NYTIMES - U.S. Investor Tries to Shake Up Sina, a Pillar of China’s Internet

Sina now gets 87% of its revenue from it’s Variable Interest Entities (VIEs) - NYTIMES article highlights some of the VIE and corporate governance issues -

Proxy fights in general are not uncommon, but one between a Chinese company and an American investor is the first of its kind, according to disclosures tracked by the data provider FactSet. And the campaign has helped to underscore the limits of foreign ownership of Chinese internet companies.

Foreign investors seem less than worried about any lack of control or lapses in corporate governance if the market is any indication. Shares in those companies have been on a tear in markets around the world as Chinese consumers reliably use their smartphones to buy electronics, shop for groceries, make investments, play games and look for dates.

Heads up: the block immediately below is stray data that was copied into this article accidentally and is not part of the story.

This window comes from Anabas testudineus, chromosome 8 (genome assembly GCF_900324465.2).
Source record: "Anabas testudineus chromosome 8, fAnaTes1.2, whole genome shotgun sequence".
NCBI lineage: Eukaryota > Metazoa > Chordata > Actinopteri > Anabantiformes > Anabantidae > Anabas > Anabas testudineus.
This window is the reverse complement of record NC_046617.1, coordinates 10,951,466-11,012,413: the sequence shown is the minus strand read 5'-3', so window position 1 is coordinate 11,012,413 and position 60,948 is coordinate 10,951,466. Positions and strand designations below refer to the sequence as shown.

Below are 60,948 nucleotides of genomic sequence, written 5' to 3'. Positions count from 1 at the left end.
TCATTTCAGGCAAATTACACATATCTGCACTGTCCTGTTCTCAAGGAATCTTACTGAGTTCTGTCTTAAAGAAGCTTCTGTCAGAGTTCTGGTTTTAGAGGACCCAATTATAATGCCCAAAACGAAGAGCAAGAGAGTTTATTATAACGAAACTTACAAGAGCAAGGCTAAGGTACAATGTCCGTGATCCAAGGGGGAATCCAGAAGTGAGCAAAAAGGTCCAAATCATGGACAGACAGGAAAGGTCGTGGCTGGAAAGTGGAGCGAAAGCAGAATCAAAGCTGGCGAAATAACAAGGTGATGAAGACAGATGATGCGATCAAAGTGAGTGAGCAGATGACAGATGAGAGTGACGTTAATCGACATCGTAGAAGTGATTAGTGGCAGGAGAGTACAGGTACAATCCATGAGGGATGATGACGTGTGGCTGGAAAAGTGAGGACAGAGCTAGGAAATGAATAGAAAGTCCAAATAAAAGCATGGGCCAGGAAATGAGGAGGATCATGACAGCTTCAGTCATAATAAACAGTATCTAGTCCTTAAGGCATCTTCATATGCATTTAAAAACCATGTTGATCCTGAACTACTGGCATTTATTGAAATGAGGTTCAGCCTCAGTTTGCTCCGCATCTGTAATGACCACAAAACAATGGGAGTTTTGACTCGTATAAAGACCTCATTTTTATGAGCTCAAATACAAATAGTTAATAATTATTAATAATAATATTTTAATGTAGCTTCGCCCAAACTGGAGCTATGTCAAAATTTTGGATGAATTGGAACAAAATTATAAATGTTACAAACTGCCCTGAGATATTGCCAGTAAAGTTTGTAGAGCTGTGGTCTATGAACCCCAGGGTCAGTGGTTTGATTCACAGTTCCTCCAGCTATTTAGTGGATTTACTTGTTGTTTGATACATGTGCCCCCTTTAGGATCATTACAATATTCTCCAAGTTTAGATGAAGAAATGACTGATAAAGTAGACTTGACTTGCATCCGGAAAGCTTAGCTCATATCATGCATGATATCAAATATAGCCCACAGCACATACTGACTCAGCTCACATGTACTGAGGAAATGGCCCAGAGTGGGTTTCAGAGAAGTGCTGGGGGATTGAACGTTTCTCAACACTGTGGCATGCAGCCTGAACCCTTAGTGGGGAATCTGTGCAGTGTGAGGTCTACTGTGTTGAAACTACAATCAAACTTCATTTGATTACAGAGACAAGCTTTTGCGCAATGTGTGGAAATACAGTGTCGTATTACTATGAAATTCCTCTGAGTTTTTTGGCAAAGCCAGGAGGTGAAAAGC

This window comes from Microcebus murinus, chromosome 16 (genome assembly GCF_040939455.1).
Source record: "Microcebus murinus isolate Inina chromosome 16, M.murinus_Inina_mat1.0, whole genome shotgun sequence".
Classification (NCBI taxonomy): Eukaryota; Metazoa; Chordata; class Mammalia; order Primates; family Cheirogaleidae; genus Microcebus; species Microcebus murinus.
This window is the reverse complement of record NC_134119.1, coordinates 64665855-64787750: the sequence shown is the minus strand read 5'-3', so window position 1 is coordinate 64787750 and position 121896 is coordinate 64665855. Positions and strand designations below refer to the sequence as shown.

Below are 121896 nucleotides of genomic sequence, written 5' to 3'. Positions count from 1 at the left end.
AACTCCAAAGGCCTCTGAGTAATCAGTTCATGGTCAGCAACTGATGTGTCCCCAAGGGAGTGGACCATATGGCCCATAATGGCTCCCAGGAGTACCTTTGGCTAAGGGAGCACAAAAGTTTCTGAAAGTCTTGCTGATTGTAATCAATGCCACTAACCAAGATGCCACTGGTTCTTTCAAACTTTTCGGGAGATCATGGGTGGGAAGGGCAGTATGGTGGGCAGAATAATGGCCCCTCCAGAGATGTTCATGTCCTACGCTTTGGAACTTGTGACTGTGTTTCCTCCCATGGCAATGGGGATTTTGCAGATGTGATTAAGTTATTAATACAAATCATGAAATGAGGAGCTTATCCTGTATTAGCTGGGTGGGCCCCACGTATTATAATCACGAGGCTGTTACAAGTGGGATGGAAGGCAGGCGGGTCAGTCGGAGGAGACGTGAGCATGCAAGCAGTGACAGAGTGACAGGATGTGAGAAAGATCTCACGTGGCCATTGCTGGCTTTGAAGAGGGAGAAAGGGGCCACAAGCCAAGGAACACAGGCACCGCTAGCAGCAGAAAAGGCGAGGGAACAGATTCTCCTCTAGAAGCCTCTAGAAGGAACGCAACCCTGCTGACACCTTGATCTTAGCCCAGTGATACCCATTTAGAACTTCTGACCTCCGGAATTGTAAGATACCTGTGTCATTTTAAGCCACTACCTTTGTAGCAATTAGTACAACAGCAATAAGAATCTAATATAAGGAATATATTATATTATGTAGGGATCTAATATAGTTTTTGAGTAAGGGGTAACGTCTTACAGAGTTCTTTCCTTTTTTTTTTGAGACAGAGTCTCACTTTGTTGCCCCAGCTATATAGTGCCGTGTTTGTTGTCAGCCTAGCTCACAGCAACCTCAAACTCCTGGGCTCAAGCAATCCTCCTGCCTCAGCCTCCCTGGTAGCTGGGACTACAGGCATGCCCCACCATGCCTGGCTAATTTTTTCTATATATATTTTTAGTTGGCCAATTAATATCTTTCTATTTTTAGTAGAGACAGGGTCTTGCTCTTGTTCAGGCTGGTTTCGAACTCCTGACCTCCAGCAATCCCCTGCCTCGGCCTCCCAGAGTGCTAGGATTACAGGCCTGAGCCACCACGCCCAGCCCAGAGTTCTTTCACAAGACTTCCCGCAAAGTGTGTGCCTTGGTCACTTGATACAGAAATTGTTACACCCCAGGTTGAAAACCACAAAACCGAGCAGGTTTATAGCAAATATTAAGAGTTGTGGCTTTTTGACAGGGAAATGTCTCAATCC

As a result, Chinese companies often behave differently. While Sina holds a regular annual meeting, some of its peers do not, a standard for the United States. Baidu, the search engine giant, has not held an annual shareholder meeting since 2008. JD.com, the online retailer, has never held one.

To get around Chinese restrictions on outside investments in sensitive industries, many companies use a complicated legal structure, called a variable interest entity, or V.I.E. Under those arrangements, shareholders have rights to the profits of a company, but they do not control key assets — potentially leaving them exposed if the company runs into trouble or the Chinese government declares the structure illegal.

Sina uses a V.I.E. structure. Only one of the five director seats is available each year. The chairman and chief executive, Charles Chao, has a permanent position; the other members serve four-year terms.